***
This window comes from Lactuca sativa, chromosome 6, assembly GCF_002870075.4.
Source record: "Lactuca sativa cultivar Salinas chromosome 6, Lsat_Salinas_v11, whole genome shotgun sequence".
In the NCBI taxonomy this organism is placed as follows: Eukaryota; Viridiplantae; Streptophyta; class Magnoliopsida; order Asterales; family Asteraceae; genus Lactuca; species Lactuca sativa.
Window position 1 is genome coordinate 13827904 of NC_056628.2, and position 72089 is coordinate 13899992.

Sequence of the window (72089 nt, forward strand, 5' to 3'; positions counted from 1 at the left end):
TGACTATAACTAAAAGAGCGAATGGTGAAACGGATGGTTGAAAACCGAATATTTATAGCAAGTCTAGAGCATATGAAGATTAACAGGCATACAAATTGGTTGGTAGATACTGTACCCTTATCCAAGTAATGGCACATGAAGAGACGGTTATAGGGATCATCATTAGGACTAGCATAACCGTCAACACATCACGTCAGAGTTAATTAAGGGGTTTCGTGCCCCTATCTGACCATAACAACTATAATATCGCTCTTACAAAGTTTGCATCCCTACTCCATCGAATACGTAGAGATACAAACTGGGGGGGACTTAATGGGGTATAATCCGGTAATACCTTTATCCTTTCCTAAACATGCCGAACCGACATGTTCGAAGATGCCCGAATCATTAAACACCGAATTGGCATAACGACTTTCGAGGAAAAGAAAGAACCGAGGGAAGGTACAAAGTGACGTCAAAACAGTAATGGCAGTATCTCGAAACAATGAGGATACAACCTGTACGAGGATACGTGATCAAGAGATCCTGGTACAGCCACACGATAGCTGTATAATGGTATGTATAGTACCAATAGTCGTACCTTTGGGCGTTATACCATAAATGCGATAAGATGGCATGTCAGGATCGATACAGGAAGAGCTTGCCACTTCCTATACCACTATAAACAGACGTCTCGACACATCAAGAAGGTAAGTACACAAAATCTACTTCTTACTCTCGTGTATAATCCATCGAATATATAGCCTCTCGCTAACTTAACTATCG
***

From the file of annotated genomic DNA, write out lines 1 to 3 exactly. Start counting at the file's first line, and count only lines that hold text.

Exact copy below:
This window comes from Lactuca sativa, chromosome 6, assembly GCF_002870075.4.
Source record: "Lactuca sativa cultivar Salinas chromosome 6, Lsat_Salinas_v11, whole genome shotgun sequence".
In the NCBI taxonomy this organism is placed as follows: Eukaryota; Viridiplantae; Streptophyta; class Magnoliopsida; order Asterales; family Asteraceae; genus Lactuca; species Lactuca sativa.